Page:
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Smart phone savvy
Dealing with the fine fine of how much is too much for our kids?


May 2015

Technology, specifically handheld devices, appears to be everywhere in today’s society. However, when it comes to this type of equipment and children, how young is too young? Are the benefits of smartphones, tablets and other devices outweighed by the potential problems they could be creating for those age 12 and younger?

According to clinical psychologist Dr. Munther Barakat of Aurora Behavioral Health Services, it’s estimated that 75 percent of kids now have access to some form of a handheld device, and that number is expected to grow with each passing year.

"There’s always a battle between parents and kids as to how much usage they should have," says Barakat. "Parents complain about their kids being on it for a significant period of time."

While schools are developing curricula and plans for how teachers and kids will use this technology in the classroom, many wonder what role parents should play, especially at home, when it comes to monitoring usage.

Barakat suggests to parents that rules be firmly established when the technology is first introduced. He believes younger children should spend less time on devices simply because many aren’t at the development level yet to manage it.

He runs the child/adolescent treatment program at the Aurora Psychiatric Hospital in Wauwatosa and sees an array of issues children deal with from overexposure to handheld devices, particularly when it comes to explicit video games or using devices in inappropriate ways.

"We’ve had kids in our program who were 11, 12 and 13 years old who have gotten into trouble because of the type of communication they’ve had with peers; they’re texting and sending pictures. Sometimes kids are even communicating with strangers, and parents are completely unaware of it," says Barakat.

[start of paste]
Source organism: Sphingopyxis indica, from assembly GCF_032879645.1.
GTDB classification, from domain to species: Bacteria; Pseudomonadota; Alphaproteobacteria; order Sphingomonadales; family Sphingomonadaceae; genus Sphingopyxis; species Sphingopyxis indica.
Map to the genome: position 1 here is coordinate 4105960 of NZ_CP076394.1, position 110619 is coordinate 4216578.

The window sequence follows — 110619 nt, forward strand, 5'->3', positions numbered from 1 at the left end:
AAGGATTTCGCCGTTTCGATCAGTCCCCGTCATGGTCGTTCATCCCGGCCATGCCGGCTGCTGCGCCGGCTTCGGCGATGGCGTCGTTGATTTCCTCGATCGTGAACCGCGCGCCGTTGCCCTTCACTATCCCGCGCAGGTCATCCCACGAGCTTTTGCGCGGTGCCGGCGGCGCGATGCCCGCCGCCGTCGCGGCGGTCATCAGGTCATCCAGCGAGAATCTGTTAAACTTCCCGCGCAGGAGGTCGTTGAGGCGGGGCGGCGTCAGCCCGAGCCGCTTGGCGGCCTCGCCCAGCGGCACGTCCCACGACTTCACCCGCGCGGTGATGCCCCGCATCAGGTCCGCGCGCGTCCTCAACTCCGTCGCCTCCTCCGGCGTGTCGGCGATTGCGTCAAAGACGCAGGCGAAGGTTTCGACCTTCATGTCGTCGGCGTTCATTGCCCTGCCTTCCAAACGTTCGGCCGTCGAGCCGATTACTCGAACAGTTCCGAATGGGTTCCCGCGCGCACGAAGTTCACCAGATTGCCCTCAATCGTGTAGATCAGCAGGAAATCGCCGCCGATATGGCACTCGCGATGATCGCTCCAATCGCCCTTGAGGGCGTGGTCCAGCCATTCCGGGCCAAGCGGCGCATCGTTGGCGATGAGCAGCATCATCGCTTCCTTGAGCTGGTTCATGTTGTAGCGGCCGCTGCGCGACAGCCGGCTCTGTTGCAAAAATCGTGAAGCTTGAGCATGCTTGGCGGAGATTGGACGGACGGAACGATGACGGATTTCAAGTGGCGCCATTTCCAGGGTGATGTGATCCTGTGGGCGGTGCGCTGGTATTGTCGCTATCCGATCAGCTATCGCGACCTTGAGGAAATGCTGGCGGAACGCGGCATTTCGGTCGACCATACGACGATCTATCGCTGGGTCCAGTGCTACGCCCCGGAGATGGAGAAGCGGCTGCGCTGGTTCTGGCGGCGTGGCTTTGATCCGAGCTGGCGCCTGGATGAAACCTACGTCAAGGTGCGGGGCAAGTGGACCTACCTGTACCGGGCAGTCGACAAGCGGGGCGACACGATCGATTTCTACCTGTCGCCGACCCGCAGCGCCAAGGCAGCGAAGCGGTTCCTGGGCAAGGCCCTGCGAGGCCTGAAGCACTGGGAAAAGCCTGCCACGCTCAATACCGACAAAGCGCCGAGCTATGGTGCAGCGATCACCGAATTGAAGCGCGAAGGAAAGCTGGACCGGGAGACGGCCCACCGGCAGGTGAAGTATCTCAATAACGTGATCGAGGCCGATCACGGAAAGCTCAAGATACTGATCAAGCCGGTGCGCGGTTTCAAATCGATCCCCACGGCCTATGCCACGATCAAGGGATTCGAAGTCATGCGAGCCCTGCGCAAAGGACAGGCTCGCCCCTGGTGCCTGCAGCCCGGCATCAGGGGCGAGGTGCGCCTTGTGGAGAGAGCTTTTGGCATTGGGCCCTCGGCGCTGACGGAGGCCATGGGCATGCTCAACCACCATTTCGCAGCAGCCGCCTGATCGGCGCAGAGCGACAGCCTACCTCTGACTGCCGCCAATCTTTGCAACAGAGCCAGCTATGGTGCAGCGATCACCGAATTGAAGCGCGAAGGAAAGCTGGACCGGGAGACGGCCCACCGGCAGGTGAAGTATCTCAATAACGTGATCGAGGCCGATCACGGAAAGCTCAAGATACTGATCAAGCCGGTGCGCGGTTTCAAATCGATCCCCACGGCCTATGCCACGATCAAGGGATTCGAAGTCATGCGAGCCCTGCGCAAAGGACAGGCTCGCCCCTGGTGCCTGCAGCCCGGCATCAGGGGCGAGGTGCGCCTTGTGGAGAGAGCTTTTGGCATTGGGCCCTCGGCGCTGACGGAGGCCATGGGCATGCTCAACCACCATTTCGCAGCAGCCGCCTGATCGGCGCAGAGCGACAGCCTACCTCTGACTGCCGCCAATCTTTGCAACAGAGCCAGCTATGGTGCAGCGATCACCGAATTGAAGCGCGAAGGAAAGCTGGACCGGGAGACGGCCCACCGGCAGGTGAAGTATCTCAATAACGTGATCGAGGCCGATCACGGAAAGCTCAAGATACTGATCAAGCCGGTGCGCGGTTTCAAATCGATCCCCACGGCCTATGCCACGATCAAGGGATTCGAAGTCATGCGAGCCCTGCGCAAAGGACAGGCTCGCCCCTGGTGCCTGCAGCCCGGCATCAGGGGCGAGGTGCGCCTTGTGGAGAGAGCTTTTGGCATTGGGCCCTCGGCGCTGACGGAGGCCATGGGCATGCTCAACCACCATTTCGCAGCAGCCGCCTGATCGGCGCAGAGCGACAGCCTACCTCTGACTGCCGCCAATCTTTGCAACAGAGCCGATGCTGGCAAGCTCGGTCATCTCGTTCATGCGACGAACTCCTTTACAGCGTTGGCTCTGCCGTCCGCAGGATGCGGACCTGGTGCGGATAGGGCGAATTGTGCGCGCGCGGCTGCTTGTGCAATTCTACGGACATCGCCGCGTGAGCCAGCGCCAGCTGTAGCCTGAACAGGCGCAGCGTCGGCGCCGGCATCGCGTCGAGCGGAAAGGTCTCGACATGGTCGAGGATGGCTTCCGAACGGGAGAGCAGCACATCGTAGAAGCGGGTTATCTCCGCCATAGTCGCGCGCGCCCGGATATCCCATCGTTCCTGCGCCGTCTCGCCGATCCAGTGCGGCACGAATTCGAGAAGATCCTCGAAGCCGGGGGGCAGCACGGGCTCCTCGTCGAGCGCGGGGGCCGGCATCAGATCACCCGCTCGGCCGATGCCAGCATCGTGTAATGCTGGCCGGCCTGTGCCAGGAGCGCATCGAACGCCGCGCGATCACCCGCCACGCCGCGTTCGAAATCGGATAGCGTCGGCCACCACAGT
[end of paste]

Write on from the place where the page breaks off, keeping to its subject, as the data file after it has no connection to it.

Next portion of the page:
He also sees some older adolescents who have interpersonal and anxiety issues because of this type of technology. When it comes to younger kids, Barakat sees them coping with tantrums, adjustment to restrictions, ADHD, sleep deprivation and increased stress. "It’s harder for them to de-escalate, harder for them to go to sleep at night because they’re playing games, or engaged in some sort of technology, when they’re supposed to be going to bed," says Barakat.

If used responsibly, today’s technology has extraordinary benefits for children of all ages. According to Barakat, parents can access different applications that can help children with cognitive disabilities communicate, and those who have ADHD become more organized. He also sees a tremendous upside when it comes to schoolwork. "We teach kids to utilize technologies to study. They can use flash cards and there’s applications out there for specific classes, so that can help them academically," he says.

Advances in technology are inevitable, but how kids are taught to use this rapidly changing technology may be the key to their success in life, as well as their mental welfare.

In 2013, kids under the age of 8 spent, on average, 15 minutes per day on a smartphone or tablet (Common Sense Media)

90 percent of U.S. children aged 6-12 play video games, compared to 88 percent for teens and 62 percent for adults.


This story ran in the May 2015 issue of: